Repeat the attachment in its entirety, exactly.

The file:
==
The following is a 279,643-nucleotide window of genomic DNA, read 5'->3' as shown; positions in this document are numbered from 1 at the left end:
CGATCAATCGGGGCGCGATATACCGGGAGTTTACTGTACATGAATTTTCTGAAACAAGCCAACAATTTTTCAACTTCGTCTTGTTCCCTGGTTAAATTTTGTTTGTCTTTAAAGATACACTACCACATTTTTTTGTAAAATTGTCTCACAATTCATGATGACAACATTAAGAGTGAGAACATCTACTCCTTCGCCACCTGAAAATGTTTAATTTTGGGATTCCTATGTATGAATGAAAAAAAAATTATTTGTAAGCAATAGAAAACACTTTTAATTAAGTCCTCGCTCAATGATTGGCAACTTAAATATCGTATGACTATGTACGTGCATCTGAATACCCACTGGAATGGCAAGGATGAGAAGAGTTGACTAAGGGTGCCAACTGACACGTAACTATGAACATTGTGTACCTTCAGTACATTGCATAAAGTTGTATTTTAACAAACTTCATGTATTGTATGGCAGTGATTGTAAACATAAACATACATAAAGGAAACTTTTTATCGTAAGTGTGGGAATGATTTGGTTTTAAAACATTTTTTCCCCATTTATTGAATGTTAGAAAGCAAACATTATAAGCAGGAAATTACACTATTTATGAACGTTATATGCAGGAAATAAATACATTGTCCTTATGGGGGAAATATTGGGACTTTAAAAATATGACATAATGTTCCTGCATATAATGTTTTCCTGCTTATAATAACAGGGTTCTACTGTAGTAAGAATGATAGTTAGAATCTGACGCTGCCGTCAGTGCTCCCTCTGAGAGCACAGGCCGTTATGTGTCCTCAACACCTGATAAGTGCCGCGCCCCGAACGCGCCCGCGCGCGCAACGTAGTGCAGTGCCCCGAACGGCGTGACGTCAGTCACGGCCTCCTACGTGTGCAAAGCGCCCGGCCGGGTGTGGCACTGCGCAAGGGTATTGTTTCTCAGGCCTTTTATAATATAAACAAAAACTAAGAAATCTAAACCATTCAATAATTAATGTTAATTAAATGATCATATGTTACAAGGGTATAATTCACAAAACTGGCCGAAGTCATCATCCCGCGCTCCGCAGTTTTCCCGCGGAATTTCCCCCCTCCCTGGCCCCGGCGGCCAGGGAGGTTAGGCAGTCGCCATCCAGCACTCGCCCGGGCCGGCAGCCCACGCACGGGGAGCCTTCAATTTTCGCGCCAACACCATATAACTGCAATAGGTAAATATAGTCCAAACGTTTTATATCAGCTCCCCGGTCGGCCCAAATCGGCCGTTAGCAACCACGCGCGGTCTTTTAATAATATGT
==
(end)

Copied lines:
The following is a 279,643-nucleotide window of genomic DNA, read 5'->3' as shown; positions in this document are numbered from 1 at the left end:
CGATCAATCGGGGCGCGATATACCGGGAGTTTACTGTACATGAATTTTCTGAAACAAGCCAACAATTTTTCAACTTCGTCTTGTTCCCTGGTTAAATTTTGTTTGTCTTTAAAGATACACTACCACATTTTTTTGTAAAATTGTCTCACAATTCATGATGACAACATTAAGAGTGAGAACATCTACTCCTTCGCCACCTGAAAATGTTTAATTTTGGGATTCCTATGTATGAATGAAAAAAAAATTATTTGTAAGCAATAGAAAACACTTTTAATTAAGTCCTCGCTCAATGATTGGCAACTTAAATATCGTATGACTATGTACGTGCATCTGAATACCCACTGGAATGGCAAGGATGAGAAGAGTTGACTAAGGGTGCCAACTGACACGTAACTATGAACATTGTGTACCTTCAGTACATTGCATAAAGTTGTATTTTAACAAACTTCATGTATTGTATGGCAGTGATTGTAAACATAAACATACATAAAGGAAACTTTTTATCGTAAGTGTGGGAATGATTTGGTTTTAAAACATTTTTTCCCCATTTATTGAATGTTAGAAAGCAAACATTATAAGCAGGAAATTACACTATTTATGAACGTTATATGCAGGAAATAAATACATTGTCCTTATGGGGGAAATATTGGGACTTTAAAAATATGACATAATGTTCCTGCATATAATGTTTTCCTGCTTATAATAACAGGGTTCTACTGTAGTAAGAATGATAGTTAGAATCTGACGCTGCCGTCAGTGCTCCCTCTGAGAGCACAGGCCGTTATGTGTCCTCAACACCTGATAAGTGCCGCGCCCCGAACGCGCCCGCGCGCGCAACGTAGTGCAGTGCCCCGAACGGCGTGACGTCAGTCACGGCCTCCTACGTGTGCAAAGCGCCCGGCCGGGTGTGGCACTGCGCAAGGGTATTGTTTCTCAGGCCTTTTATAATATAAACAAAAACTAAGAAATCTAAACCATTCAATAATTAATGTTAATTAAATGATCATATGTTACAAGGGTATAATTCACAAAACTGGCCGAAGTCATCATCCCGCGCTCCGCAGTTTTCCCGCGGAATTTCCCCCCTCCCTGGCCCCGGCGGCCAGGGAGGTTAGGCAGTCGCCATCCAGCACTCGCCCGGGCCGGCAGCCCACGCACGGGGAGCCTTCAATTTTCGCGCCAACACCATATAACTGCAATAGGTAAATATAGTCCAAACGTTTTATATCAGCTCCCCGGTCGGCCCAAATCGGCCGTTAGCAACCACGCGCGGTCTTTTAATAATATGT